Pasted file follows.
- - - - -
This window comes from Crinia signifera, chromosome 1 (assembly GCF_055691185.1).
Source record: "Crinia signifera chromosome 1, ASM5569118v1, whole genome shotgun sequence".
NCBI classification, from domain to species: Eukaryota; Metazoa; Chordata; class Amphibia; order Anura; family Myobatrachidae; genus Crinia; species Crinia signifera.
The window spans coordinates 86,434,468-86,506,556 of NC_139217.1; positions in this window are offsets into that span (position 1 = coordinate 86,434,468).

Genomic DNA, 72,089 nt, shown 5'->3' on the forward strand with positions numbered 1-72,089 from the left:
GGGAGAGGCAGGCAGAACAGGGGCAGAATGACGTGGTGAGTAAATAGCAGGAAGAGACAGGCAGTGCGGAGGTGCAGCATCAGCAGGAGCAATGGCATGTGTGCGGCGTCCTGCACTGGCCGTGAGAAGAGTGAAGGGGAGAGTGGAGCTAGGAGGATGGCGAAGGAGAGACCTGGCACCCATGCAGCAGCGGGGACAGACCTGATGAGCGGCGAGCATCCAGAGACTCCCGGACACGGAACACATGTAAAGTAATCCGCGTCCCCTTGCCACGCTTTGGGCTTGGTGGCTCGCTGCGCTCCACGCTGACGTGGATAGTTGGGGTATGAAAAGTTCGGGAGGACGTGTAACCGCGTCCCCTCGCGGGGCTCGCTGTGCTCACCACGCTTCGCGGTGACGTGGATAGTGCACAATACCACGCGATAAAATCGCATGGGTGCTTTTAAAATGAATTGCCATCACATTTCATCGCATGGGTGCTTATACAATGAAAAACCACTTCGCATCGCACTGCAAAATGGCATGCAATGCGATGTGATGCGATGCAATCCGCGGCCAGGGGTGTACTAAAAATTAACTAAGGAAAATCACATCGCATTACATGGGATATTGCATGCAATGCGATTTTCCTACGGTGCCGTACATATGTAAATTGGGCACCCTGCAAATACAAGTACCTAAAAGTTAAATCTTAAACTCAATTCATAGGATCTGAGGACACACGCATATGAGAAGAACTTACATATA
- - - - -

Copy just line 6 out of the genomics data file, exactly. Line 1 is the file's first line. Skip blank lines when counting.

GGGAGAGGCAGGCAGAACAGGGGCAGAATGACGTGGTGAGTAAATAGCAGGAAGAGACAGGCAGTGCGGAGGTGCAGCATCAGCAGGAGCAATGGCATGTGTGCGGCGTCCTGCACTGGCCGTGAGAAGAGTGAAGGGGAGAGTGGAGCTAGGAGGATGGCGAAGGAGAGACCTGGCACCCATGCAGCAGCGGGGACAGACCTGATGAGCGGCGAGCATCCAGAGACTCCCGGACACGGAACACATGTAAAGTAATCCGCGTCCCCTTGCCACGCTTTGGGCTTGGTGGCTCGCTGCGCTCCACGCTGACGTGGATAGTTGGGGTATGAAAAGTTCGGGAGGACGTGTAACCGCGTCCCCTCGCGGGGCTCGCTGTGCTCACCACGCTTCGCGGTGACGTGGATAGTGCACAATACCACGCGATAAAATCGCATGGGTGCTTTTAAAATGAATTGCCATCACATTTCATCGCATGGGTGCTTATACAATGAAAAACCACTTCGCATCGCACTGCAAAATGGCATGCAATGCGATGTGATGCGATGCAATCCGCGGCCAGGGGTGTACTAAAAATTAACTAAGGAAAATCACATCGCATTACATGGGATATTGCATGCAATGCGATTTTCCTACGGTGCCGTACATATGTAAATTGGGCACCCTGCAAATACAAGTACCTAAAAGTTAAATCTTAAACTCAATTCATAGGATCTGAGGACACACGCATATGAGAAGAACTTACATATA